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The Ethics of ConsentTheory and Practice$
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Franklin Miller and Alan Wertheimer

Print publication date: 2009

Print ISBN-13: 9780195335149

Published to Oxford Scholarship Online: February 2010

DOI: 10.1093/acprof:oso/9780195335149.001.0001

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Preface to a Theory of Consent Transactions: Beyond Valid Consent

Preface to a Theory of Consent Transactions: Beyond Valid Consent

(p.79) 4 Preface to a Theory of Consent Transactions: Beyond Valid Consent
The Ethics of Consent

Franklin G. Miller (Contributor Webpage)

Alan Wertheimer

Oxford University Press

This chapter argues that the fundamental question in many contexts is not whether a person gives valid consent, but whether the consent transaction is morally transformative—and that the answers to those questions are not always identical. The chapter begins by examining the logic of consent transactions, and describes some of the ways in which consent can be morally transformative. It examines the values that underlie consent transactions, and argues that consent transactions serve to protect and promote the consenter's wellbeing (or interests) as well as autonomy. It also argues that consent transactions serve both to protect the consenter's negative autonomy or control over herself and, quite crucially, to serve her positive autonomy by facilitating mutually beneficial and altruistic interactions with others. The chapter considers the “ontology” of consent and the criteria of moral transformation (CMT). It is argued that the fair transaction model (FT) of consent transactions provides a better account of moral transformation. Two applications of FT are presented.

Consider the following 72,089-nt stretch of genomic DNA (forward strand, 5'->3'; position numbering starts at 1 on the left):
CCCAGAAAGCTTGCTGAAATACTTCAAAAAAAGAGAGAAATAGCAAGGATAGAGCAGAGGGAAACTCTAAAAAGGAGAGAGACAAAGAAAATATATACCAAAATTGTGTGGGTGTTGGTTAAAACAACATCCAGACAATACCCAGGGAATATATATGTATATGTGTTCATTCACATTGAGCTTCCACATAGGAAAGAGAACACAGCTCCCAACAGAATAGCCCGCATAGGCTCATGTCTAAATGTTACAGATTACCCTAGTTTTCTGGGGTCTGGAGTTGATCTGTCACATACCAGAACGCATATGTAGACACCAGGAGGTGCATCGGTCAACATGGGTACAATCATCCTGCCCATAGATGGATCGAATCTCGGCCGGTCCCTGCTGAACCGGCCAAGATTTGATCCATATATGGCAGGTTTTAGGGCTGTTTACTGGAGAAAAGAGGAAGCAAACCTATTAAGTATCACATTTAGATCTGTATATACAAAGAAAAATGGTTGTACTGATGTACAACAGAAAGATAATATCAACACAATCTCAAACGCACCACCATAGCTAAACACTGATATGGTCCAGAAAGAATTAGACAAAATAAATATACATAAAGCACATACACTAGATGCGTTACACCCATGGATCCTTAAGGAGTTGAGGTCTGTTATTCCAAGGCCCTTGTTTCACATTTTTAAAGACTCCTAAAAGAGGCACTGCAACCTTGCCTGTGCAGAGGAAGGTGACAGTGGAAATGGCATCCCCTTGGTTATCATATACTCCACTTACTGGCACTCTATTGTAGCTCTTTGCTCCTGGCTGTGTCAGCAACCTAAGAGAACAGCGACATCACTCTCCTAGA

Keywords:   consent transactions, moral theory, moral transformation

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